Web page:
This article was first published in The Gazetteand the original article can be found online here.
It is important to consider all of your options before opting for bankruptcy. David Pomeroy and Rachel Maddocks of Ashfords explain.
The simple answer to this question is yes, provided you meet the legal requirements.
Since April 6, 2016, the process of filing for bankruptcy has become much simpler. Instead of petitioning the court, you can now file for bankruptcy through the Insolvency Service’s online portal, Online Debt Solutions.
There is no court hearing, as an adjudicator will deal with your claim on paper. They will acknowledge your application and ask the Chief Registrar to register it as a pending action. The adjudicator will then process your request within 28 days (unless a request for additional information is made).
However, it should be noted that although filing for bankruptcy has become much simpler, it is still a formal and legal process that should not be undertaken lightly.
The first thing to check is that you meet the legal requirements for a debtor’s application for bankruptcy.
- Are you definitely unable to repay your debts?
In your application, you will need to provide the arbitrator with details of your assets and liabilities, income and expenses, and you will only be declared bankrupt if it is clear from these details that you are insolvent.
- Is there a bankruptcy filing currently pending against you?
If this is the case, you will not be able to file for your own bankruptcy. In fact, you wouldn’t want to in this situation because if there is a pending creditor’s request, you can save the costs of making your own request.
- Does the arbitrator have jurisdiction to declare you bankrupt?
If you live in England and Wales, this requirement is easily met. Alternatively, if you have resided or carried on business in England and Wales at any time during the last three years before the date of your application, the arbitrator will have jurisdiction to declare you bankrupt.
- Has a bankruptcy order already been issued for the debt you are applying for?
It’s unlikely, but if it is, you won’t be able to file for bankruptcy on that same debt.
What are the benefits of bankruptcy?
Bankruptcy has certain advantages, the most obvious being that debt collectors and creditors will no longer be able to sue you. Your trustee in bankruptcy will take over the administration of your debts, eliminating any stress that may be felt in dealing with claims from many different creditors. The other main benefit is that once you are discharged from bankruptcy, which usually happens automatically after a year, most debts (but not all) are written off.
What are the disadvantages of bankruptcy?
The disadvantages of bankruptcy are numerous. The first is that filing for bankruptcy itself is not a cheap process, as a fee of £680 is payable on application, although this can be paid in instalments. If you are the owner or co-owner of a property, it is very likely that it will be sold. The trustee will also sell any other valuable assets, which could include investments you own, such as insurance policies (but not most pensions). Bankruptcy costs can be high and will also need to be covered by the sale of your assets.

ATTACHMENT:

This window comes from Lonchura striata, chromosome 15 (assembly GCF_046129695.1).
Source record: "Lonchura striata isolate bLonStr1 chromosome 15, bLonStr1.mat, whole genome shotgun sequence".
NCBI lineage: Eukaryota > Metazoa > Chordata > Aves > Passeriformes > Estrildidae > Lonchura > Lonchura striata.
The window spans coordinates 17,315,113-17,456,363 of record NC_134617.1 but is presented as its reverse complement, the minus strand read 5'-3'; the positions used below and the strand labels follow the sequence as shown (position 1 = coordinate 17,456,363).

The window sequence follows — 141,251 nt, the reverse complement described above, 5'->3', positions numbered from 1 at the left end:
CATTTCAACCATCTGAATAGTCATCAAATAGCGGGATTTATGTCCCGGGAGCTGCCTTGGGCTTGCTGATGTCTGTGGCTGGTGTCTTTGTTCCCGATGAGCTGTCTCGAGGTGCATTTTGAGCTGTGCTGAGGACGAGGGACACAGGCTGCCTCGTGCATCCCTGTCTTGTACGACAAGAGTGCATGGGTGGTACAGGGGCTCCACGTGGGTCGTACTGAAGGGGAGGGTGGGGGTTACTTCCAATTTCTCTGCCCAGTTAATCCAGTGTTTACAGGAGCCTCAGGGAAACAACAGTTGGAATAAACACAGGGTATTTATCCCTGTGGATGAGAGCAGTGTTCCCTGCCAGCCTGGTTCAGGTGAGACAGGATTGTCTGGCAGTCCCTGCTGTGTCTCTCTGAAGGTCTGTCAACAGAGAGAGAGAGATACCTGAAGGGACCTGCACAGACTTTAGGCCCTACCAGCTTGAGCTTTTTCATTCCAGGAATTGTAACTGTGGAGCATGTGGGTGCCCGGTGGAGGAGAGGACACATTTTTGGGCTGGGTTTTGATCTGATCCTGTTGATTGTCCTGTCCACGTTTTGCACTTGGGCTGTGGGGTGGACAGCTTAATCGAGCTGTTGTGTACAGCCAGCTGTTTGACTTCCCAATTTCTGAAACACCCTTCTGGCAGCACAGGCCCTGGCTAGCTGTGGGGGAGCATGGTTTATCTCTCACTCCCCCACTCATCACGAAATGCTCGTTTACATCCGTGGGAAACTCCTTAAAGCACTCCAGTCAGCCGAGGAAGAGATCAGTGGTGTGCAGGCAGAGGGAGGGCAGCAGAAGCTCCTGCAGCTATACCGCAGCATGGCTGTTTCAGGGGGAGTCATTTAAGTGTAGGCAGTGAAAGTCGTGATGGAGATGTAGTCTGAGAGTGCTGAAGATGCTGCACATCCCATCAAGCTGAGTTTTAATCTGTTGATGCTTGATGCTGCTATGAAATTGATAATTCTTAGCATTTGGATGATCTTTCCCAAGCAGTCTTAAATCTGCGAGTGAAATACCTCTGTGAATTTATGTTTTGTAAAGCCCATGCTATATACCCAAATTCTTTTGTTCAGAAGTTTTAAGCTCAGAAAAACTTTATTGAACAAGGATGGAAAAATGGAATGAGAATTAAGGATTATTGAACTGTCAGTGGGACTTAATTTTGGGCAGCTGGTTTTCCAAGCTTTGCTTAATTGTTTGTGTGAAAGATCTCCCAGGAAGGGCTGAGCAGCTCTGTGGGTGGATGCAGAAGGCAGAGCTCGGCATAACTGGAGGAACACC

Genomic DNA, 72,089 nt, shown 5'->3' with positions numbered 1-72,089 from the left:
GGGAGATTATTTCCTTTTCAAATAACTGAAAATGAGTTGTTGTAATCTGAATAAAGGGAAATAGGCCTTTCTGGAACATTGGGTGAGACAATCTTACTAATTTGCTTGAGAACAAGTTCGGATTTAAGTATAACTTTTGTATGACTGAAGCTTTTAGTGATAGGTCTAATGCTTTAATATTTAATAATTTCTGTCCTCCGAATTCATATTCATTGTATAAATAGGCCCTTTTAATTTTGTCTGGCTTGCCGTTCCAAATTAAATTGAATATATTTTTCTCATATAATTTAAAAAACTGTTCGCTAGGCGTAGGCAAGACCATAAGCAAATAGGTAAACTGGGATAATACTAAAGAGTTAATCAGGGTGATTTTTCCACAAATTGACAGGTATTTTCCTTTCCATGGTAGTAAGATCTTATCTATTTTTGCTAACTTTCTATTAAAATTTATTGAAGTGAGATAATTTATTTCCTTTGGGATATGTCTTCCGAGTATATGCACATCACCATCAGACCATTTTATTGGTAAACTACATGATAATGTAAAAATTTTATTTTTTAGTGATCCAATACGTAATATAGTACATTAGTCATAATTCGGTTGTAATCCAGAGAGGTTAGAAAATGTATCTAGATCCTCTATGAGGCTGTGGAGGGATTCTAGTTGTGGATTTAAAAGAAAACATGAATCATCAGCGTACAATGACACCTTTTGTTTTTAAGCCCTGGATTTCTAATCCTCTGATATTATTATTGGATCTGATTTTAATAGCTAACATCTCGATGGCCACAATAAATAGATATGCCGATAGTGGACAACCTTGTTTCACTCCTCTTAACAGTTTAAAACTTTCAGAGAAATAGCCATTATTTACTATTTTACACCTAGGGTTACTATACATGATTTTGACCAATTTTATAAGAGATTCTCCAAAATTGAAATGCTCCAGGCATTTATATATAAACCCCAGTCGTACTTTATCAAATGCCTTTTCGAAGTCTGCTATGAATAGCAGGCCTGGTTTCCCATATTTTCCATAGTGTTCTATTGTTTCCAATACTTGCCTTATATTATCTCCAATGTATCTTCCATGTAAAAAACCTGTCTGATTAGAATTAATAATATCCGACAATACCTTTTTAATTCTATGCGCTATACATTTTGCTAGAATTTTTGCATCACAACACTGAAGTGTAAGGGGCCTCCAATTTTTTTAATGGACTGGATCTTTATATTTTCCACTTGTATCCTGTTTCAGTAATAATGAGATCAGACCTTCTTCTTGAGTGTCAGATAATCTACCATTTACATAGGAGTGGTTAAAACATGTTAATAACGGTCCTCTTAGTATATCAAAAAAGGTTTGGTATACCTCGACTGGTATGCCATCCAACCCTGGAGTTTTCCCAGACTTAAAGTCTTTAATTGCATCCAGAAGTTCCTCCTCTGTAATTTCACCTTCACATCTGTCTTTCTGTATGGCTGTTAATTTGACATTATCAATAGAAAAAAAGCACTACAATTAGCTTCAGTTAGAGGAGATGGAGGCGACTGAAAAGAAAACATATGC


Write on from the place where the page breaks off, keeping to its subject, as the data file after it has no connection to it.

Once discharged, although some debts are discharged, certain types of debt cannot be written off, the most notable being debts to secured creditors. Being discharged also does not mean that you will recover the assets that were not sold, which will continue to be administered by your trustee.
As a bankrupt, you cannot be a corporate director, hold public office or practice certain professions. Bankruptcy is actually a surprisingly public process, as the names of those declared bankrupt are made available on the Insolvency Service website and are published in The Gazette.
You can carry on your activity as a sole proprietor during your bankruptcy, but you will have to carry on your activity under your own name or under the name under which you practiced at the time of your bankruptcy. The only alternative is to disclose to all related parties the fact of your bankruptcy, which is probably unrealistic.
You will also need to disclose your bankrupt status if you want credit over £500, and although you are automatically discharged from bankruptcy after one year, a note of your bankruptcy will remain on your credit file for six years after the date the bankruptcy order was issued, thus affecting your ability to obtain credit for a period of time.
On the balance sheet
Bankruptcy should be a last resort, not the first port of call to manage debt. If you find yourself being sued by a debt collection agency and unable to make payment, you should seek expert advice immediately. Other options are available such as a debt relief order, IVA or negotiating a payment plan.